DEVOLVING VAT WOULD HELP BALANCE SCOTLAND’S TAX POWERS
Think tank calls for parties to confirm support for post-Brexit VAT devolution
Reform Scotland, the independent, non-party think tank, has highlighted that VAT was not devolved under previous Scotland Acts because it was illegal under EU law. However, the exit of the UK from the EU will remove this impediment.
Devolving VAT to the Scottish Parliament would mean that the Scottish Parliament would be responsible for raising 60% of what it spends, passing the 50% threshold for the first time. This would also significantly reduce Holyrood’s reliance on income tax revenue.
The think tank’s latest briefing – The VAT Opportunity- focuses on the issue of VAT devolution and has been published today.
The link between VAT and the performance of the economy has been a talking point for successive Commissions into Scottish devolution. The Calman Commission said that the devolution of VAT had the “potential to deliver accountability given its significant yield and the transparency to the population.” but “devolution of VAT to Scotland is precluded by EU law.”
The post-independence referendum Smith Commission recommended (and the Scotland Act 2016 delivered) the assignation of 50% of VAT revenues to the Scottish Parliament, again acknowledging the link with growth but the illegality of devolving the tax.
The Scottish Conservatives’ submission to the Smith Commission went as far as saying that “were it not illegal under EU law, we would have been inclined to recommend that VAT be devolved to the Scottish Parliament”.
Furthermore, for the UK Government, then Chief Secretary to the Treasury David Gauke told the House of Commons that “control over setting VAT rates is not being devolved to Scotland, because EU VAT law does not allow for differential VAT rates within a member state”.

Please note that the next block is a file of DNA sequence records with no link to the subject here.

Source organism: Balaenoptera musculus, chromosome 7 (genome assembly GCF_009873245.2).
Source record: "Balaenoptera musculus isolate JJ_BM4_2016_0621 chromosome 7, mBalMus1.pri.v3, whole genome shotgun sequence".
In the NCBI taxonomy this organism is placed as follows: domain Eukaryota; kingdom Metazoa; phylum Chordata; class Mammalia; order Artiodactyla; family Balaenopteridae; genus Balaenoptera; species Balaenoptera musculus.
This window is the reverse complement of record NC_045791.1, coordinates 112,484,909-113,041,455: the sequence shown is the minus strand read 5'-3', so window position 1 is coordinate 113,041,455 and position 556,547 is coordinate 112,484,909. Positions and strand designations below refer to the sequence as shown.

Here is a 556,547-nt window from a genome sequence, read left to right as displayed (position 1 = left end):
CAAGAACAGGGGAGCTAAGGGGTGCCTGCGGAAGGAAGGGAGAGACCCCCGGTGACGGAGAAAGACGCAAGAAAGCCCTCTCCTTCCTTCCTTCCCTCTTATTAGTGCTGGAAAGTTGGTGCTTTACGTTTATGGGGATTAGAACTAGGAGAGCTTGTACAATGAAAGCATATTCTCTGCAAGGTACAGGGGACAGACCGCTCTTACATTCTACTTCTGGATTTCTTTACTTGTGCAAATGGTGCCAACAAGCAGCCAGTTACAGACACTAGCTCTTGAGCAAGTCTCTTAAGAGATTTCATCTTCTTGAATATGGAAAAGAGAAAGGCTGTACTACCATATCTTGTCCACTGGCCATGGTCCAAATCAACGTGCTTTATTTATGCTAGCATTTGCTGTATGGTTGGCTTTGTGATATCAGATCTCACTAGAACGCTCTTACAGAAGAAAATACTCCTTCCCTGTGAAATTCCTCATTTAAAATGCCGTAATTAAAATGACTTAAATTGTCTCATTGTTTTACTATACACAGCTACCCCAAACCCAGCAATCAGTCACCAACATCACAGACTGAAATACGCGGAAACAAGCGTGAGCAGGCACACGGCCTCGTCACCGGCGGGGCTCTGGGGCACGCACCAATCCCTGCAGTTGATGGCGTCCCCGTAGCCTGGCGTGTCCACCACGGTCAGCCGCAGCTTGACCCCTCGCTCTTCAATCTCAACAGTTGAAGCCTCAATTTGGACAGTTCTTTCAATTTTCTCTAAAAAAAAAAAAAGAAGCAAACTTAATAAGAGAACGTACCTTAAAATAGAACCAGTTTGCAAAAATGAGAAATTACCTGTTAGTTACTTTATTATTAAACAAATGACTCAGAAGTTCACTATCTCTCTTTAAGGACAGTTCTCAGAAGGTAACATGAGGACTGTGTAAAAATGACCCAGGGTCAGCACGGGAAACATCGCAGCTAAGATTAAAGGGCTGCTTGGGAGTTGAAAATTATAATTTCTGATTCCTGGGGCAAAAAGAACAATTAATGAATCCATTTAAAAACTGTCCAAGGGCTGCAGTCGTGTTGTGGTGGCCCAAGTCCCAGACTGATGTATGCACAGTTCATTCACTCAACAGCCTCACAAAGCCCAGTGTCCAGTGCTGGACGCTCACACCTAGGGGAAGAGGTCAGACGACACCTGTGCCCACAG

Commenting, Reform Scotland’s Chairman Alan McFarlane said:
“Whilst we supported the principle of devolving income tax to the Scottish Parliament, we have consistently expressed concern that the Scottish Government’s powers are so heavily dependent on one tax.
“The devolution of VAT, adding a consumption tax to an income tax, would help address this problem. Politicians have previously acknowledged the benefits of devolving the tax, but it was never previously possible due to EU law. Brexit removes this impediment.
“We hope that the Scottish Conservatives still recognise the benefits of devolving VAT and will argue its case, along with politicians from other parties in Scotland.
“Although the politics of this issue are critical, so are the economics. Devolving VAT would rapidly focus minds at Holyrood on promoting economic growth because of its direct link to tax revenue, and it would also give the Finance Secretary an important extra tool to change outcomes through tax policy.”